Israel makes you appreciate your country even more. And I do appreciate the amazing freedom and opportunity our country provides. It truly is second to none. But staying for a while also allows you to realize how caught up we've become in crap that means absolutely nothing: the cool car, the coolest electronic device, the best dress or suit, or the highest paid contract. Try to use any of those things to keep you warm and loved during a winter's night. If you can do that, I'll be very impressed.
With America's economy hurting, Israel hurts more. There's an old saying that when America's economy coughs, it's Israel's economy that catches the cold. Everyone is feeling it here. So when you consider that the average Palestinian Arab makes $800 a year, you have to wonder just how they manage dealing with the basics. Never mind worrying about the political officials trying to screw them left and right. If they get a warm house and job out of the deal, you can bet they'll elect anyone.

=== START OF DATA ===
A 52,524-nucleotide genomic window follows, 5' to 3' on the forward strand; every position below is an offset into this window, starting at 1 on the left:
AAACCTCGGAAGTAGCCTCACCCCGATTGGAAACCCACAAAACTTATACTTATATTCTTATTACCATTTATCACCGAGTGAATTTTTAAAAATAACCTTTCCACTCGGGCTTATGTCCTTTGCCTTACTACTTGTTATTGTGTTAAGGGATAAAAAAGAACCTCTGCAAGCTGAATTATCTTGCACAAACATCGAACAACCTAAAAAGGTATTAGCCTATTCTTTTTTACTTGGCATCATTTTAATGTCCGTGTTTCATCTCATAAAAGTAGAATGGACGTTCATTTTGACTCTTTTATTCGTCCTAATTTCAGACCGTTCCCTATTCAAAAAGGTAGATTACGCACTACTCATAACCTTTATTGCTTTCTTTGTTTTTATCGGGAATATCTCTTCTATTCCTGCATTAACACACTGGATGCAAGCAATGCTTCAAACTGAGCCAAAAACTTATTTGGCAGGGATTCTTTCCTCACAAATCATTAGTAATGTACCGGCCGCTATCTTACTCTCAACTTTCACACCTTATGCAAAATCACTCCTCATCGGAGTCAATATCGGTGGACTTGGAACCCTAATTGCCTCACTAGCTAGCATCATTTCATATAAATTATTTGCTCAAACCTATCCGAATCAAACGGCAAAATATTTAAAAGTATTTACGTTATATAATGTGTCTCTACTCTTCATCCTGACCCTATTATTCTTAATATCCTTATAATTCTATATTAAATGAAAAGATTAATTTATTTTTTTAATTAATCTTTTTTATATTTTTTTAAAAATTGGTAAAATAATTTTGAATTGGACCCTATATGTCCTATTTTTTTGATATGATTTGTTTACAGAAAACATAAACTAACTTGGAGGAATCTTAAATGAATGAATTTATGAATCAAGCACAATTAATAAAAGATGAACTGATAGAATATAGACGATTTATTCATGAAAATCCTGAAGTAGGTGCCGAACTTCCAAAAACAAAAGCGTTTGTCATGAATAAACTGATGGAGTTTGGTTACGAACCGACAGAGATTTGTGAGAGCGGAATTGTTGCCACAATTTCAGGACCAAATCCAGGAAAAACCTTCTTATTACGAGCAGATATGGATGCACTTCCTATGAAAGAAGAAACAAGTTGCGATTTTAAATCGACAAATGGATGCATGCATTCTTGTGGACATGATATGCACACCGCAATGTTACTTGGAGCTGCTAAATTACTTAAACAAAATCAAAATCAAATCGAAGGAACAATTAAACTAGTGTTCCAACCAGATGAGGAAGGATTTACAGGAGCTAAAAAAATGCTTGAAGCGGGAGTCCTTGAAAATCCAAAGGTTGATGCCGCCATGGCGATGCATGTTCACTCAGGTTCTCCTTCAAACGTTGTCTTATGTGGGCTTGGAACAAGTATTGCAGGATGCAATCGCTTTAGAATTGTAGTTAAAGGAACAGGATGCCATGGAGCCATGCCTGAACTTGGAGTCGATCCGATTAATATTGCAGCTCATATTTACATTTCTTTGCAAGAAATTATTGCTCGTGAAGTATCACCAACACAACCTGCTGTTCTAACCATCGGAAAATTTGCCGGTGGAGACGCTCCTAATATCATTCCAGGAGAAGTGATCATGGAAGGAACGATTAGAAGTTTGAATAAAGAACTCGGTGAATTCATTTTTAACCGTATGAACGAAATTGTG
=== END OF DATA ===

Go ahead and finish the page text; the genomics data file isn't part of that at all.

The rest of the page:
Yes, this is didactic, but it's the end of a month long examination. And what kind of a writer would I be if I didn't end it with some sort of conclusions and realizations? What kind of a writer would I be if I didn't make you think even for a second?
But I don't want to leave you just thinking. I want to leave you with some optimism. I want to leave you smiling. I want you to feel like that if you got up and danced in the middle of your workplace right now just because you felt like doing it, people wouldn't laugh and point, they'd simply join in.